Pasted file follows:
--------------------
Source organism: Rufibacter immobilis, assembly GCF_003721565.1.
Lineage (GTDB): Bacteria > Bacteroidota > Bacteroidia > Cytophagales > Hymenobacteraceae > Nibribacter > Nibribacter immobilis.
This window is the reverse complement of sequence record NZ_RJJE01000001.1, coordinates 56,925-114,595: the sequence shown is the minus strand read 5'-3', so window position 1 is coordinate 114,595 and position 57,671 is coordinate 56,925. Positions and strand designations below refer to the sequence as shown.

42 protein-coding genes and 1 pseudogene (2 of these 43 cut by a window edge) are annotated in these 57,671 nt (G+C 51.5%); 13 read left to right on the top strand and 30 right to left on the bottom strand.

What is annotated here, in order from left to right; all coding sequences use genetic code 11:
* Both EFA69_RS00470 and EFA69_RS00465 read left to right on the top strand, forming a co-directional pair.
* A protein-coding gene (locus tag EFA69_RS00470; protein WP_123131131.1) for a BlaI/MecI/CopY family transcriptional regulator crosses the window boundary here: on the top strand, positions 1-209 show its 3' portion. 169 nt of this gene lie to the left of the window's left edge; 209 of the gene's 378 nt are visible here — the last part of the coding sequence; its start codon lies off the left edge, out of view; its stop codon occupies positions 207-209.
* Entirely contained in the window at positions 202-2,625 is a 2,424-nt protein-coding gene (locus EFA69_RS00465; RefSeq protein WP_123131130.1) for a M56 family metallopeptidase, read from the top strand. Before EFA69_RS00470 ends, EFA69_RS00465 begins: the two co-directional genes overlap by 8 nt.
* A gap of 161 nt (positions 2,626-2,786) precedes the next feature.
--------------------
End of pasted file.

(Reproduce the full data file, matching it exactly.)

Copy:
Source organism: Rufibacter immobilis, assembly GCF_003721565.1.
Lineage (GTDB): Bacteria > Bacteroidota > Bacteroidia > Cytophagales > Hymenobacteraceae > Nibribacter > Nibribacter immobilis.
This window is the reverse complement of sequence record NZ_RJJE01000001.1, coordinates 56,925-114,595: the sequence shown is the minus strand read 5'-3', so window position 1 is coordinate 114,595 and position 57,671 is coordinate 56,925. Positions and strand designations below refer to the sequence as shown.

42 protein-coding genes and 1 pseudogene (2 of these 43 cut by a window edge) are annotated in these 57,671 nt (G+C 51.5%); 13 read left to right on the top strand and 30 right to left on the bottom strand.

What is annotated here, in order from left to right; all coding sequences use genetic code 11:
* Both EFA69_RS00470 and EFA69_RS00465 read left to right on the top strand, forming a co-directional pair.
* A protein-coding gene (locus tag EFA69_RS00470; protein WP_123131131.1) for a BlaI/MecI/CopY family transcriptional regulator crosses the window boundary here: on the top strand, positions 1-209 show its 3' portion. 169 nt of this gene lie to the left of the window's left edge; 209 of the gene's 378 nt are visible here — the last part of the coding sequence; its start codon lies off the left edge, out of view; its stop codon occupies positions 207-209.
* Entirely contained in the window at positions 202-2,625 is a 2,424-nt protein-coding gene (locus EFA69_RS00465; RefSeq protein WP_123131130.1) for a M56 family metallopeptidase, read from the top strand. Before EFA69_RS00470 ends, EFA69_RS00465 begins: the two co-directional genes overlap by 8 nt.
* A gap of 161 nt (positions 2,626-2,786) precedes the next feature.